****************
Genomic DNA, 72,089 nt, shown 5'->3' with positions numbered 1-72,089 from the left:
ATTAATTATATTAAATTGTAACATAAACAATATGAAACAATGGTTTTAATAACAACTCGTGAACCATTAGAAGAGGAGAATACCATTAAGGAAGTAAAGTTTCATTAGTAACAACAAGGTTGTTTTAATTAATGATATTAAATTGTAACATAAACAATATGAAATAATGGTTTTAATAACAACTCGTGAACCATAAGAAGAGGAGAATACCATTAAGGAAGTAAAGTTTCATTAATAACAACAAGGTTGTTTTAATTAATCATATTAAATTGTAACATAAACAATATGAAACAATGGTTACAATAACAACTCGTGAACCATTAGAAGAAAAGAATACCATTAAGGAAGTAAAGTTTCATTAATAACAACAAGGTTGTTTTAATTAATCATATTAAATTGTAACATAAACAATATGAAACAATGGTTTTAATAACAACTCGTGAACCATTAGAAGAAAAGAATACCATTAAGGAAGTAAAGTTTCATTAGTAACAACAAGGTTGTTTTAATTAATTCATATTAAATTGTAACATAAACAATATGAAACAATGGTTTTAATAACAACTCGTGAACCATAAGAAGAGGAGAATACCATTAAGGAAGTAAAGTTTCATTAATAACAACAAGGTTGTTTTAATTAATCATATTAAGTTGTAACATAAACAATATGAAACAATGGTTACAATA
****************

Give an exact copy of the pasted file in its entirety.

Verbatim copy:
Genomic DNA, 72,089 nt, shown 5'->3' with positions numbered 1-72,089 from the left:
ATTAATTATATTAAATTGTAACATAAACAATATGAAACAATGGTTTTAATAACAACTCGTGAACCATTAGAAGAGGAGAATACCATTAAGGAAGTAAAGTTTCATTAGTAACAACAAGGTTGTTTTAATTAATGATATTAAATTGTAACATAAACAATATGAAATAATGGTTTTAATAACAACTCGTGAACCATAAGAAGAGGAGAATACCATTAAGGAAGTAAAGTTTCATTAATAACAACAAGGTTGTTTTAATTAATCATATTAAATTGTAACATAAACAATATGAAACAATGGTTACAATAACAACTCGTGAACCATTAGAAGAAAAGAATACCATTAAGGAAGTAAAGTTTCATTAATAACAACAAGGTTGTTTTAATTAATCATATTAAATTGTAACATAAACAATATGAAACAATGGTTTTAATAACAACTCGTGAACCATTAGAAGAAAAGAATACCATTAAGGAAGTAAAGTTTCATTAGTAACAACAAGGTTGTTTTAATTAATTCATATTAAATTGTAACATAAACAATATGAAACAATGGTTTTAATAACAACTCGTGAACCATAAGAAGAGGAGAATACCATTAAGGAAGTAAAGTTTCATTAATAACAACAAGGTTGTTTTAATTAATCATATTAAGTTGTAACATAAACAATATGAAACAATGGTTACAATA